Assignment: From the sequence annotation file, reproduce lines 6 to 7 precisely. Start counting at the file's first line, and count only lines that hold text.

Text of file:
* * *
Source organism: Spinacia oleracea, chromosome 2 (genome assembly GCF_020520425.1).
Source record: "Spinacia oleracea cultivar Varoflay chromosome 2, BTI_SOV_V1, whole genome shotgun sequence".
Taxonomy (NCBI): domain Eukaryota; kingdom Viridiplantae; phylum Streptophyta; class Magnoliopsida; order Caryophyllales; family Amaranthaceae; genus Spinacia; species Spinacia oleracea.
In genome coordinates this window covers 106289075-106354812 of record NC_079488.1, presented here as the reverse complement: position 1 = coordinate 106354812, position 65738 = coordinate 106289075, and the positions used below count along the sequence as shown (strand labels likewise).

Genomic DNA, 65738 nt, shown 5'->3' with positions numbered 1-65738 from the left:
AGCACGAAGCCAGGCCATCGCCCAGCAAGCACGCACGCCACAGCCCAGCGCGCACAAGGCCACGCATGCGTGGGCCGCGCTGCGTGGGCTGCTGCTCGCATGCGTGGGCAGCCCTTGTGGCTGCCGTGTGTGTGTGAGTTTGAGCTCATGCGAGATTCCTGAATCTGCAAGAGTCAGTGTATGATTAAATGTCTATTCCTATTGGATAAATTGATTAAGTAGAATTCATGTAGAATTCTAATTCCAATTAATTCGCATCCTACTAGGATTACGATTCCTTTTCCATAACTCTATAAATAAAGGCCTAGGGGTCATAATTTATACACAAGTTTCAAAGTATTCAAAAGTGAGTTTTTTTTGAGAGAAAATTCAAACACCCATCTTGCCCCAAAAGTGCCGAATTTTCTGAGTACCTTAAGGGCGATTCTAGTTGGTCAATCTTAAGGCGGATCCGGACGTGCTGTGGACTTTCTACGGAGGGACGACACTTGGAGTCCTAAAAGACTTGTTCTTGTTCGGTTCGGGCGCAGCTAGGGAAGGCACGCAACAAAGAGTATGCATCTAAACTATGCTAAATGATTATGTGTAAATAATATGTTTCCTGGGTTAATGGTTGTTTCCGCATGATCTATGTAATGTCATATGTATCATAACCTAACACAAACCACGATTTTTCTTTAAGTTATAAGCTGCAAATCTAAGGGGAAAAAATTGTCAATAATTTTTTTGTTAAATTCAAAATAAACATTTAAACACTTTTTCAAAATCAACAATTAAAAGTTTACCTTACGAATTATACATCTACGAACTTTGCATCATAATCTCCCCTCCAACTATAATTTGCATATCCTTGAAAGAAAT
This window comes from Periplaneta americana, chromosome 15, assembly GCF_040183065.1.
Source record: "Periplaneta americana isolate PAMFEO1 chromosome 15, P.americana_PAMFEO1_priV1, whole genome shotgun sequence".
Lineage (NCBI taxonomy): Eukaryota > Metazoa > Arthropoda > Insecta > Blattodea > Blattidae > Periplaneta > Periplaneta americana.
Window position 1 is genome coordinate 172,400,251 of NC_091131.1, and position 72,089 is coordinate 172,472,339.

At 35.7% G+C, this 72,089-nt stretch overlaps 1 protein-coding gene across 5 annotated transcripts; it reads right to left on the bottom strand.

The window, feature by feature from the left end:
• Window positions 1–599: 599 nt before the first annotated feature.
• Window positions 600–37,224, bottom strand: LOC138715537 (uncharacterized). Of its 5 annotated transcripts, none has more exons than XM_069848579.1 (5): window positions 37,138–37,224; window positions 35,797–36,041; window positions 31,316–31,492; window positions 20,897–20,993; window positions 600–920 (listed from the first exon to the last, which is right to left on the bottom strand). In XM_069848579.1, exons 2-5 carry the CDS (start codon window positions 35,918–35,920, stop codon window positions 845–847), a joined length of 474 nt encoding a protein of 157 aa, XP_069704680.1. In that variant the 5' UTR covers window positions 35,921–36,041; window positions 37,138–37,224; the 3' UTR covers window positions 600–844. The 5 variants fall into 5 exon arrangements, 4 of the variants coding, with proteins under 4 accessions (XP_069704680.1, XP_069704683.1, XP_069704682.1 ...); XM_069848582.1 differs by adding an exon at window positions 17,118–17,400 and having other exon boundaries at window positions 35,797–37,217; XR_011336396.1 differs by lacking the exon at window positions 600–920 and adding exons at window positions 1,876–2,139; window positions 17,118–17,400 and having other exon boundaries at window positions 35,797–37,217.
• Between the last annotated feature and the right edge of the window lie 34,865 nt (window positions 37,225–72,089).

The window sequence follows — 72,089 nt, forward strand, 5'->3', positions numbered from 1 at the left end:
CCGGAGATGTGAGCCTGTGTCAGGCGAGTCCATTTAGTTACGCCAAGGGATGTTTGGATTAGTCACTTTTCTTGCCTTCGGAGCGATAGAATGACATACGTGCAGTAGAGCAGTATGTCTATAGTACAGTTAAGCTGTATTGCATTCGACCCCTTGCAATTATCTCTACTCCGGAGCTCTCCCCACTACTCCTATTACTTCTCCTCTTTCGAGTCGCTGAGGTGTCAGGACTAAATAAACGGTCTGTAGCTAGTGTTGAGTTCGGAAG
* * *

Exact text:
AGCACGAAGCCAGGCCATCGCCCAGCAAGCACGCACGCCACAGCCCAGCGCGCACAAGGCCACGCATGCGTGGGCCGCGCTGCGTGGGCTGCTGCTCGCATGCGTGGGCAGCCCTTGTGGCTGCCGTGTGTGTGTGAGTTTGAGCTCATGCGAGATTCCTGAATCTGCAAGAGTCAGTGTATGATTAAATGTCTATTCCTATTGGATAAATTGATTAAGTAGAATTCATGTAGAATTCTAATTCCAATTAATTCGCATCCTACTAGGATTACGATTCCTTTTCCATAACTCTATAAATAAAGGCCTAGGGGTCATAATTTATACACAAGTTTCAAAGTATTCAAAAGTGAGTTTTTTTTGAGAGAAAATTCAAACACCCATCTTGCCCCAAAAGTGCCGAATTTTCTGAGTACCTTAAGGGCGATTCTAGTTGGTCAATCTTAAGGCGGATCCGGACGTGCTGTGGACTTTCTACGGAGGGACGACACTTGGAGTCCTAAAAGACTTGTTCTTGTTCGGTTCGGGCGCAGCTAGGGAAGGCACGCAACAAAGAGTATGCATCTAAACTATGCTAAATGATTATGTGTAAATAATATGTTTCCTGGGTTAATGGTTGTTTCCGCATGATCTATGTAATGTCATATGTATCATAACCTAACACAAACCACGATTTTTCTTTAAGTTATAAGCTGCAAATCTAAGGGGAAAAAATTGTCAATAATTTTTTTGTTAAATTCAAAATAAACATTTAAACACTTTTTCAAAATCAACAATTAAAAGTTTACCTTACGAATTATACATCTACGAACTTTGCATCATAATCTCCCCTCCAACTATAATTTGCATATCCTTGAAAGAAAT
This window comes from Periplaneta americana, chromosome 15, assembly GCF_040183065.1.